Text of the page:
The art of tattooing stretches back to ancient civilizations. The archeological evidence that supports the existence of the art form in ancient times is overwhelming.
Two Egyptian mummies dating back 5000 years ago showed evidence of figurative tattoos. Other similar discoveries have been made across the world meaning the art form is not only global but also old.
A look at the developments that have occurred in the practice creates a deeper understanding of tattooing. Here is a short history of tattoos.
Development of Ink
Tattoos use special inks to imprint text or figures on the skin. Tattoo inks comprise carriers and a colourant. Carriers include water, glycerin, isopropyl and witch hazel. The colourant are often pigments or dyes. The latter reacts with the skin to form permanent marks that delineate the tattoo. Pigments, on the other hand, are intensely coloured compounds.
They reflect light and offer great variations on the colour spectrum. Unlike dyes, pigments don’t need any chemical reaction for attachment to the skin. They rely on intermolecular forces
The earliest tattoo inks were made of ash, charcoal and other natural materials. Aeutius, a Roman physician made the ink from pine bark, corroded bronze, vitriols, insect eggs and vinegar. Other bizarre mixtures were used to create tattoos. The earliest tattoos were mostly dark hues. Most were black in colour or grey.
However, some cultures like the Inuit used brighter colours like yellow. The Japanese widely used coloured tattoos in the 17th century. The colours were used to design figurative tattoos like flowers, dragons and animals. The 19th century also saw numerous developments in tattooing in both America and England. Color was extensively used but the options were still limited. Compared to modern tattoo colours, older designs had limited hues and variations.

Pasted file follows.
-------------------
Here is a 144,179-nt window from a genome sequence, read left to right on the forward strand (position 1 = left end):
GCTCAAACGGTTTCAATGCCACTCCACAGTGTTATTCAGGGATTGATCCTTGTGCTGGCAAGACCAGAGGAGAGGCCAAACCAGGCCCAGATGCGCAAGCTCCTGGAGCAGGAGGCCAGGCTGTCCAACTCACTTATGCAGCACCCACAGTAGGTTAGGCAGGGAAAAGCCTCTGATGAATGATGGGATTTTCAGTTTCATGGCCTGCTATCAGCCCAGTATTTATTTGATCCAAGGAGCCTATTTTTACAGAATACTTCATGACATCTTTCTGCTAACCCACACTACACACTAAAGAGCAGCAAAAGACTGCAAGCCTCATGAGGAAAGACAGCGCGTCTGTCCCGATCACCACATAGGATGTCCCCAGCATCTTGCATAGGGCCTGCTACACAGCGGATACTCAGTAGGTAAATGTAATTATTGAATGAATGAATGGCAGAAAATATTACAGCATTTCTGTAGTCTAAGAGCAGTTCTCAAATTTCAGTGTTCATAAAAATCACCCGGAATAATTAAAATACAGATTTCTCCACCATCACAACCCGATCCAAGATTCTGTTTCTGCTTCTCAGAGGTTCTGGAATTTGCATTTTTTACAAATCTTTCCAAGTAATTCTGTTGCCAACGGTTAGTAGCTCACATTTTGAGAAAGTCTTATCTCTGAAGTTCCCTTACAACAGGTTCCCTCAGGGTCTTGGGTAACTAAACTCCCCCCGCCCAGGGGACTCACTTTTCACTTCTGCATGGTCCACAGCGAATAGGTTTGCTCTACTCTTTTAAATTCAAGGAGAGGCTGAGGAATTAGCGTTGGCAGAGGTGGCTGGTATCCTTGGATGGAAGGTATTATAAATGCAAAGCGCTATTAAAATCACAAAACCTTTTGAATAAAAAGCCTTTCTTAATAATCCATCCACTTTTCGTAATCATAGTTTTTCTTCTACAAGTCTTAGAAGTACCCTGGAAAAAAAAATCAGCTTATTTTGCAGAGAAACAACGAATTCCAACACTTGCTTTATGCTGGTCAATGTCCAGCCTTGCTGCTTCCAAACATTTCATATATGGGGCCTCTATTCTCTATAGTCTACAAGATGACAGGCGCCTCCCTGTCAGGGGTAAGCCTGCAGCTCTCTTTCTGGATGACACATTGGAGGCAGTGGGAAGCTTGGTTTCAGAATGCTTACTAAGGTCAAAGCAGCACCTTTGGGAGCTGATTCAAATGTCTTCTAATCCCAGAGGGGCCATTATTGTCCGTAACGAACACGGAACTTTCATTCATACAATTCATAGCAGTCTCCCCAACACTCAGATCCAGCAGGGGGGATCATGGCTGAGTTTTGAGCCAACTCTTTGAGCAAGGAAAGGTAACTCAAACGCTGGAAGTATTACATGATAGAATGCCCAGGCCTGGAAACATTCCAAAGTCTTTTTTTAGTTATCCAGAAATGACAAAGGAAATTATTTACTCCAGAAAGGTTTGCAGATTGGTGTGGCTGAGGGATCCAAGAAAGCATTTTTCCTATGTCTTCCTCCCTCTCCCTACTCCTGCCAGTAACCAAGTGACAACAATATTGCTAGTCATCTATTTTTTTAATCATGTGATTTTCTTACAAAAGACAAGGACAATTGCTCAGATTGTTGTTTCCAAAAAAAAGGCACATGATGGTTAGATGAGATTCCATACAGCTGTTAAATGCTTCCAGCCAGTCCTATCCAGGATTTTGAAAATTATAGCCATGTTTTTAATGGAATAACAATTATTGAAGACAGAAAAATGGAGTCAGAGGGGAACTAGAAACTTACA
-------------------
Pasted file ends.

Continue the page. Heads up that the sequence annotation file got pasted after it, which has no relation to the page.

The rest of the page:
Development of Equipment
Although tattooing equipment has developed greatly over time, the mechanism of action is similar. Tattoos are made after puncturing the skin and depositing ink. As the skin heals, the ink is permanently held since it exists within cells on the surface. Traditional tattooing techniques vary between cultures. Ancient tattoo artists used handmade tools that puncture the skin to etch tattoos. The tools were made from numerous objects including sharp bones, sticks, metal edges and sharp stones. Ink was dripped into the punctured skin to form the tattoo. The procedure required a lot of skills and few people in the community held the title of a tattoo artist.
The 1920s saw the first modern tattoo machines come to life. Percy Waters, a renowned tattoo artist, was the man at the forefront of the new developments. The adjustable tattoo machine was introduced in 1979 and it was met with a lot of excitement. Unfortunately, the machine was not a success but it opened new realms of possibility for tattooing. Currently the Bishop Rotary tattoo machine, created in 2000, is among the most popular tools in the tattooing industry. The machine has a lightweight and allows artists to operate for long hours without wrist pain. Modern tattoo machines brag of lightweight, convenience of use and efficient functions.
Reasons for Tattooing
Tattoos are artistic marks and have been used throughout history for different reasons. Among some communities tattoos were used as symbols of beauty. Women had tattoos on their faces to accentuate their beauty. Currently communities within South Sudan and Ethiopia still put tribal tattoos on their foreheads for beauty. Tattoos also served as symbols of status. In some civilisations, the markings were only reserved for leaders and the wealthy. People identified as experts in particular fields also bore tattoos as a symbol of their professional status.
One peculiar use of tattooing in ancient civilisations is deducted from studies done on mummies. There is a strong correlation between tattooing and physical therapy. Multiple mummies bear tattoos along joints and other points of injury. Studies show tattooing was used as a form of acupuncture, a traditional therapeutic practice that uses hair-thin needles to apply pressure on specific points of the body. Tattoos also served other religious functions and were a lucky charm for others. The ancient practices echo in the modern tattooing industry and people still go to get tattoos for the same reasons our ancestors did.